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Neurosurg Focus. 2006 Aug 15;21(2):e3.

Intrathecal baclofen therapy in children.

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  • 1Department of Neurosurgery, University of Wisconsin School of Medicine, Madison, Wisconsin 53792, USA.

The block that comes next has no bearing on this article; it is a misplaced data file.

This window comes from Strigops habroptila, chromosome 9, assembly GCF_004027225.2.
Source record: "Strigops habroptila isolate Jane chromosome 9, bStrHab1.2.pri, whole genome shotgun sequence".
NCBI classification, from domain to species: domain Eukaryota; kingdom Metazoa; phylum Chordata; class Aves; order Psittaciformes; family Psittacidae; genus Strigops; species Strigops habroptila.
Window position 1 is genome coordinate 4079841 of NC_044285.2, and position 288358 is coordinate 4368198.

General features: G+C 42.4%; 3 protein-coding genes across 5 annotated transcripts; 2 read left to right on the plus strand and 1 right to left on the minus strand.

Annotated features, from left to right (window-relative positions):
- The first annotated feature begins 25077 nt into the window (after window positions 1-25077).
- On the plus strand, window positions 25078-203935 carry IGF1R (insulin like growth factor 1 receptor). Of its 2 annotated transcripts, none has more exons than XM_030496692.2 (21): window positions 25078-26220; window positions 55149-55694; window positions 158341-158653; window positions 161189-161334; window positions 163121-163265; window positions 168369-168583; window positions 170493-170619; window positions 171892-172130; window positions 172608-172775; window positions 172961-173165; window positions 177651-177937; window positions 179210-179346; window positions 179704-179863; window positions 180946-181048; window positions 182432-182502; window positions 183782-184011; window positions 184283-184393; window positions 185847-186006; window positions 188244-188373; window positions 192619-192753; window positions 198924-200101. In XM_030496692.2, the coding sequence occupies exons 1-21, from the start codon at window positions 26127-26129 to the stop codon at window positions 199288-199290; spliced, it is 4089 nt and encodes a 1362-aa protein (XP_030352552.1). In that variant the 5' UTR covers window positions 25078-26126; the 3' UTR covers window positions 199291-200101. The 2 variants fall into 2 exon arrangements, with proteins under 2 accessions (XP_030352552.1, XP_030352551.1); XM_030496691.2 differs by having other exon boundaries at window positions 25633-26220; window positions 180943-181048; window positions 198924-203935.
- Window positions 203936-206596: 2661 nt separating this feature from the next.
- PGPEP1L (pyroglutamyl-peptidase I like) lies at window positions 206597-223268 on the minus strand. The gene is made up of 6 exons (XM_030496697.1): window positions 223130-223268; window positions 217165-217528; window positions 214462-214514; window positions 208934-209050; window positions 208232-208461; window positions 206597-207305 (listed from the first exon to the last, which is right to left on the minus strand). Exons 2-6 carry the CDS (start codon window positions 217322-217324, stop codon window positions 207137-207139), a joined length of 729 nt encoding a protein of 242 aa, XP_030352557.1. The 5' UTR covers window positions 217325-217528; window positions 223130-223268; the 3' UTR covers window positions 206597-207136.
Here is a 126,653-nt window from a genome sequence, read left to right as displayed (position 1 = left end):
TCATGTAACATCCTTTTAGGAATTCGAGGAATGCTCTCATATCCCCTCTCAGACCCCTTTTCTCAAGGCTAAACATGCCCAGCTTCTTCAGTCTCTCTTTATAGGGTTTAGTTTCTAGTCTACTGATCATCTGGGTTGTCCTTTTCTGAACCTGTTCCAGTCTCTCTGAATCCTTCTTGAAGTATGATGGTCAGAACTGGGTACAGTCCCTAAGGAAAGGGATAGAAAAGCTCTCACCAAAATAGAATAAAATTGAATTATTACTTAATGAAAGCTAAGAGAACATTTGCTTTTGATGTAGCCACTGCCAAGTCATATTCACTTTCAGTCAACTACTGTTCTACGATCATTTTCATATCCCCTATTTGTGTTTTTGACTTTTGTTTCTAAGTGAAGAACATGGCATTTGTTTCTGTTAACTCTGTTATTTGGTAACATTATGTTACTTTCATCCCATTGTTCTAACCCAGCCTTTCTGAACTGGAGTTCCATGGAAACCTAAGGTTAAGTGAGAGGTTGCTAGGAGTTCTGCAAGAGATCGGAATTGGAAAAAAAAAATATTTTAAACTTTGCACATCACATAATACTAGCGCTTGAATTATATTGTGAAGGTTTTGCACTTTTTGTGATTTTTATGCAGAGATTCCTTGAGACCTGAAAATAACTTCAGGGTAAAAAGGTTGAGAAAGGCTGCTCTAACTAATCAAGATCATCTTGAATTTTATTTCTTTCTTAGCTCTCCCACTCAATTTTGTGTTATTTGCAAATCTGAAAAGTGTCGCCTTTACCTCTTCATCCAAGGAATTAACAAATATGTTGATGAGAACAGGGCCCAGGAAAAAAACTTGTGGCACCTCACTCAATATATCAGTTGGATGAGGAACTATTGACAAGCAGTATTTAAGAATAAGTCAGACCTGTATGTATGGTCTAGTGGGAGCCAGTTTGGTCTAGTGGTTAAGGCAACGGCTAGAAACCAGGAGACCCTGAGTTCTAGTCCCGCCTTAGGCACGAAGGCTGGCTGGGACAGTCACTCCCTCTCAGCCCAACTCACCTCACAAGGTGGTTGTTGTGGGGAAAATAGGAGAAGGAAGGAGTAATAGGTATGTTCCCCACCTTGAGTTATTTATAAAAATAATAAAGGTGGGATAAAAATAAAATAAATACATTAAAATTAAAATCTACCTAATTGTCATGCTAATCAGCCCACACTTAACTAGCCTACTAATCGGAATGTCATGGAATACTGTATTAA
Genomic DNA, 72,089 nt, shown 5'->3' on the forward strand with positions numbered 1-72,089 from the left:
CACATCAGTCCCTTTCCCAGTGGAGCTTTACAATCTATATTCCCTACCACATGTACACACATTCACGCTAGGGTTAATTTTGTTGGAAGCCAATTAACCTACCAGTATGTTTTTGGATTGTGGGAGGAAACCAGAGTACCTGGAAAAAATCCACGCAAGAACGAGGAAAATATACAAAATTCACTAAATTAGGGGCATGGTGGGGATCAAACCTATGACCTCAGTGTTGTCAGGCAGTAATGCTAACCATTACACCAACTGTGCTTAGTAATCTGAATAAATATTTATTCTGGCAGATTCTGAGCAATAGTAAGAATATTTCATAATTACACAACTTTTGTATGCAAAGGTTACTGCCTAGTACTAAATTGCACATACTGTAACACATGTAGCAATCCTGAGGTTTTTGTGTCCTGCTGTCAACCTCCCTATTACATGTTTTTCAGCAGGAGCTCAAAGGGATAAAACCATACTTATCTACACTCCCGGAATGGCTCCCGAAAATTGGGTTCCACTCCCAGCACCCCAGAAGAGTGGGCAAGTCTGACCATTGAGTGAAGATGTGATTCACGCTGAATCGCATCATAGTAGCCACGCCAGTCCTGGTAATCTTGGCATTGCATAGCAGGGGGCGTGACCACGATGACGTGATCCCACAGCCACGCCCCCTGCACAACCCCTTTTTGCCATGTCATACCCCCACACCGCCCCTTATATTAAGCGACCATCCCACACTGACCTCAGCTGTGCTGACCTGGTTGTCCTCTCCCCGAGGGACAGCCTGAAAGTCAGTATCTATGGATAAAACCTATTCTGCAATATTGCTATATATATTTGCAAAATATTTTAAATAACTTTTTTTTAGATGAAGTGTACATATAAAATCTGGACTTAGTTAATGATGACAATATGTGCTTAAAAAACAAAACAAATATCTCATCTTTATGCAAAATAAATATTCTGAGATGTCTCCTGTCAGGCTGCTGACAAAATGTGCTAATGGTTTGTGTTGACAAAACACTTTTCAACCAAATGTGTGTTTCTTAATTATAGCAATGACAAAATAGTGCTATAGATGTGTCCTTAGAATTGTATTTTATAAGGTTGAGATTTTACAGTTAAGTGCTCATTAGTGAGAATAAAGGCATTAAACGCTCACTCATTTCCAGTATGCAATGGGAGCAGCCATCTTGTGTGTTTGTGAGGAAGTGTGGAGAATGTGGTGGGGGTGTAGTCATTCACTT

Since its introduction in the late 1980s, intrathecal baclofen (ITB) therapy has become the standard treatment for severe generalized spasticity and dystonia in children. Treatment with ITB decreases spasticity in the upper and lower extremities and has been associated with improved function and decreased musculoskeletal contractures. In addition, ITB decreases generalized secondary dystonia and has been associated with improved comfort and ease of care in approximately 85% and with improved function in approximately 33% of patients. Continued effectiveness of ITB in treating spasticity has been observed for up to 17 years, and its effectiveness in treating dystonia has been observed for up to 10 years. Although ITB therapy is frequently associated with complications such as infections, catheter malfunctions, and cerebrospinal fluid leaks, the benefits of therapy appear to outweigh the risks. Additional investigation is needed to determine the effects of ITB on other movement disorders such as athetosis and chorea.

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